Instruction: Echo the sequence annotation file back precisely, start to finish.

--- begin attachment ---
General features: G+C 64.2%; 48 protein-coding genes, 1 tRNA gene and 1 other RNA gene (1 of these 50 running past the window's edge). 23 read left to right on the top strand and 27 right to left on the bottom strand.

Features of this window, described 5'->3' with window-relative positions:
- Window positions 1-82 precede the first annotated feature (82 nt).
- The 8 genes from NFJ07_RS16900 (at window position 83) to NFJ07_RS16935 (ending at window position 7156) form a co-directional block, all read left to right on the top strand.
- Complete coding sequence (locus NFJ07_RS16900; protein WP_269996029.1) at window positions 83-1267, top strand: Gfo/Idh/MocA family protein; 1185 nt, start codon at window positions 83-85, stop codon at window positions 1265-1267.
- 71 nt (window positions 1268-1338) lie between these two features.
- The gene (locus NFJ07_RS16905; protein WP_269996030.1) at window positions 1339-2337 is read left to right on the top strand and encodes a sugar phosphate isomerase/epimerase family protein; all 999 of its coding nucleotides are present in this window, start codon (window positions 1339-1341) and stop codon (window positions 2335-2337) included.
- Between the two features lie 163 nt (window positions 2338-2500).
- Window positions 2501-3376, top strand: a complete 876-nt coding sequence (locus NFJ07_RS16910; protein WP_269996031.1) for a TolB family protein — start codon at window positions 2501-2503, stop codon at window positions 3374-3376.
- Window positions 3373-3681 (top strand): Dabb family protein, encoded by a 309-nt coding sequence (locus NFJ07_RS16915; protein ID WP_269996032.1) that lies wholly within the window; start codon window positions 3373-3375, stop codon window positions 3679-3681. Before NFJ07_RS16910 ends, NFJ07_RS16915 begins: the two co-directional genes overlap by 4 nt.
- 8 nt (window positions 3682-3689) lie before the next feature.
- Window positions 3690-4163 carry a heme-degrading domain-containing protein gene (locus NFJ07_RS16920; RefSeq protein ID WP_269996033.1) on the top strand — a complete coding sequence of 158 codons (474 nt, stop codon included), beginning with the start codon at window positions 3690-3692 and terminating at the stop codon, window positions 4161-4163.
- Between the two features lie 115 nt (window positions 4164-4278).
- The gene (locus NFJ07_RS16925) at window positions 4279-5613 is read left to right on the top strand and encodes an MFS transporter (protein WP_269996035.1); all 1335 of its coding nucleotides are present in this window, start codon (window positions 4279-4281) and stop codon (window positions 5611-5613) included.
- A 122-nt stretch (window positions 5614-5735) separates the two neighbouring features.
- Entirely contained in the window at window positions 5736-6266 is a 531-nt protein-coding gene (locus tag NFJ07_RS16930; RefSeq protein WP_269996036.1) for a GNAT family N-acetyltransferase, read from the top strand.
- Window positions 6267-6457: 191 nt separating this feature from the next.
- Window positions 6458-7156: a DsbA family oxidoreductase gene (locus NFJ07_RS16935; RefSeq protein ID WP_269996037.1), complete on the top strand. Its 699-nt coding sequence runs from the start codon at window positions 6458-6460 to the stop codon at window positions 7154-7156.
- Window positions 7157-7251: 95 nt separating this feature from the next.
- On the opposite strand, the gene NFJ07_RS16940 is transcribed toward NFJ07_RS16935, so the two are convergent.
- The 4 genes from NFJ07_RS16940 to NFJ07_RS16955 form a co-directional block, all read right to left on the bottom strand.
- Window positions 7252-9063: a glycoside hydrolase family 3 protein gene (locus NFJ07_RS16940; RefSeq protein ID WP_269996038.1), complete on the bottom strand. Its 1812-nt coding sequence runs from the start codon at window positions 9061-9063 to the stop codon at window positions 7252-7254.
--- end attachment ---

General features: G+C 64.2%; 48 protein-coding genes, 1 tRNA gene and 1 other RNA gene (1 of these 50 running past the window's edge). 23 read left to right on the top strand and 27 right to left on the bottom strand.

Features of this window, described 5'->3' with window-relative positions:
- Window positions 1-82 precede the first annotated feature (82 nt).
- The 8 genes from NFJ07_RS16900 (at window position 83) to NFJ07_RS16935 (ending at window position 7156) form a co-directional block, all read left to right on the top strand.
- Complete coding sequence (locus NFJ07_RS16900; protein WP_269996029.1) at window positions 83-1267, top strand: Gfo/Idh/MocA family protein; 1185 nt, start codon at window positions 83-85, stop codon at window positions 1265-1267.
- 71 nt (window positions 1268-1338) lie between these two features.
- The gene (locus NFJ07_RS16905; protein WP_269996030.1) at window positions 1339-2337 is read left to right on the top strand and encodes a sugar phosphate isomerase/epimerase family protein; all 999 of its coding nucleotides are present in this window, start codon (window positions 1339-1341) and stop codon (window positions 2335-2337) included.
- Between the two features lie 163 nt (window positions 2338-2500).
- Window positions 2501-3376, top strand: a complete 876-nt coding sequence (locus NFJ07_RS16910; protein WP_269996031.1) for a TolB family protein — start codon at window positions 2501-2503, stop codon at window positions 3374-3376.
- Window positions 3373-3681 (top strand): Dabb family protein, encoded by a 309-nt coding sequence (locus NFJ07_RS16915; protein ID WP_269996032.1) that lies wholly within the window; start codon window positions 3373-3375, stop codon window positions 3679-3681. Before NFJ07_RS16910 ends, NFJ07_RS16915 begins: the two co-directional genes overlap by 4 nt.
- 8 nt (window positions 3682-3689) lie before the next feature.
- Window positions 3690-4163 carry a heme-degrading domain-containing protein gene (locus NFJ07_RS16920; RefSeq protein ID WP_269996033.1) on the top strand — a complete coding sequence of 158 codons (474 nt, stop codon included), beginning with the start codon at window positions 3690-3692 and terminating at the stop codon, window positions 4161-4163.
- Between the two features lie 115 nt (window positions 4164-4278).
- The gene (locus NFJ07_RS16925) at window positions 4279-5613 is read left to right on the top strand and encodes an MFS transporter (protein WP_269996035.1); all 1335 of its coding nucleotides are present in this window, start codon (window positions 4279-4281) and stop codon (window positions 5611-5613) included.
- A 122-nt stretch (window positions 5614-5735) separates the two neighbouring features.
- Entirely contained in the window at window positions 5736-6266 is a 531-nt protein-coding gene (locus tag NFJ07_RS16930; RefSeq protein WP_269996036.1) for a GNAT family N-acetyltransferase, read from the top strand.
- Window positions 6267-6457: 191 nt separating this feature from the next.
- Window positions 6458-7156: a DsbA family oxidoreductase gene (locus NFJ07_RS16935; RefSeq protein ID WP_269996037.1), complete on the top strand. Its 699-nt coding sequence runs from the start codon at window positions 6458-6460 to the stop codon at window positions 7154-7156.
- Window positions 7157-7251: 95 nt separating this feature from the next.
- On the opposite strand, the gene NFJ07_RS16940 is transcribed toward NFJ07_RS16935, so the two are convergent.
- The 4 genes from NFJ07_RS16940 to NFJ07_RS16955 form a co-directional block, all read right to left on the bottom strand.
- Window positions 7252-9063: a glycoside hydrolase family 3 protein gene (locus NFJ07_RS16940; RefSeq protein ID WP_269996038.1), complete on the bottom strand. Its 1812-nt coding sequence runs from the start codon at window positions 9061-9063 to the stop codon at window positions 7252-7254.